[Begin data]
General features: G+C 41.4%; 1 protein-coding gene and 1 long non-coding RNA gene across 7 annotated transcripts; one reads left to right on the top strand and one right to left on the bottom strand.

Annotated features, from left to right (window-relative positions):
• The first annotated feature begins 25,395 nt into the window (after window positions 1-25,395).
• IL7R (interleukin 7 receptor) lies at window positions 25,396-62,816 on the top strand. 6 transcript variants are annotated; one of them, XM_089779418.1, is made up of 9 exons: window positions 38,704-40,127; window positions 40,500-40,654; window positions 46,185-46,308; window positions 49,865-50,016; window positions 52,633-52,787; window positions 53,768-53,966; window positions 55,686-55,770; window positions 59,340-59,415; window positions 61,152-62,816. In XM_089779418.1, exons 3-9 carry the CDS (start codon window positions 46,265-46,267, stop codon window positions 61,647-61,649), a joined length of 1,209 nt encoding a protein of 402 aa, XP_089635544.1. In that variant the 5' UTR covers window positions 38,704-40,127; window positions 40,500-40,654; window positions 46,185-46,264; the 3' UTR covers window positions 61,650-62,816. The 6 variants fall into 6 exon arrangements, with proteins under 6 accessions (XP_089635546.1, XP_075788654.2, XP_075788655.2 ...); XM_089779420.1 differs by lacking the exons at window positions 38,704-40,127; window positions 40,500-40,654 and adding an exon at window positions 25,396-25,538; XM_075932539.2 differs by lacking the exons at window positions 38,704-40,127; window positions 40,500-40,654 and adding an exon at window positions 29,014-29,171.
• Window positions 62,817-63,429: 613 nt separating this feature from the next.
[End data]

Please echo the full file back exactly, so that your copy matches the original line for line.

General features: G+C 41.4%; 1 protein-coding gene and 1 long non-coding RNA gene across 7 annotated transcripts; one reads left to right on the top strand and one right to left on the bottom strand.

Annotated features, from left to right (window-relative positions):
• The first annotated feature begins 25,395 nt into the window (after window positions 1-25,395).
• IL7R (interleukin 7 receptor) lies at window positions 25,396-62,816 on the top strand. 6 transcript variants are annotated; one of them, XM_089779418.1, is made up of 9 exons: window positions 38,704-40,127; window positions 40,500-40,654; window positions 46,185-46,308; window positions 49,865-50,016; window positions 52,633-52,787; window positions 53,768-53,966; window positions 55,686-55,770; window positions 59,340-59,415; window positions 61,152-62,816. In XM_089779418.1, exons 3-9 carry the CDS (start codon window positions 46,265-46,267, stop codon window positions 61,647-61,649), a joined length of 1,209 nt encoding a protein of 402 aa, XP_089635544.1. In that variant the 5' UTR covers window positions 38,704-40,127; window positions 40,500-40,654; window positions 46,185-46,264; the 3' UTR covers window positions 61,650-62,816. The 6 variants fall into 6 exon arrangements, with proteins under 6 accessions (XP_089635546.1, XP_075788654.2, XP_075788655.2 ...); XM_089779420.1 differs by lacking the exons at window positions 38,704-40,127; window positions 40,500-40,654 and adding an exon at window positions 25,396-25,538; XM_075932539.2 differs by lacking the exons at window positions 38,704-40,127; window positions 40,500-40,654 and adding an exon at window positions 29,014-29,171.
• Window positions 62,817-63,429: 613 nt separating this feature from the next.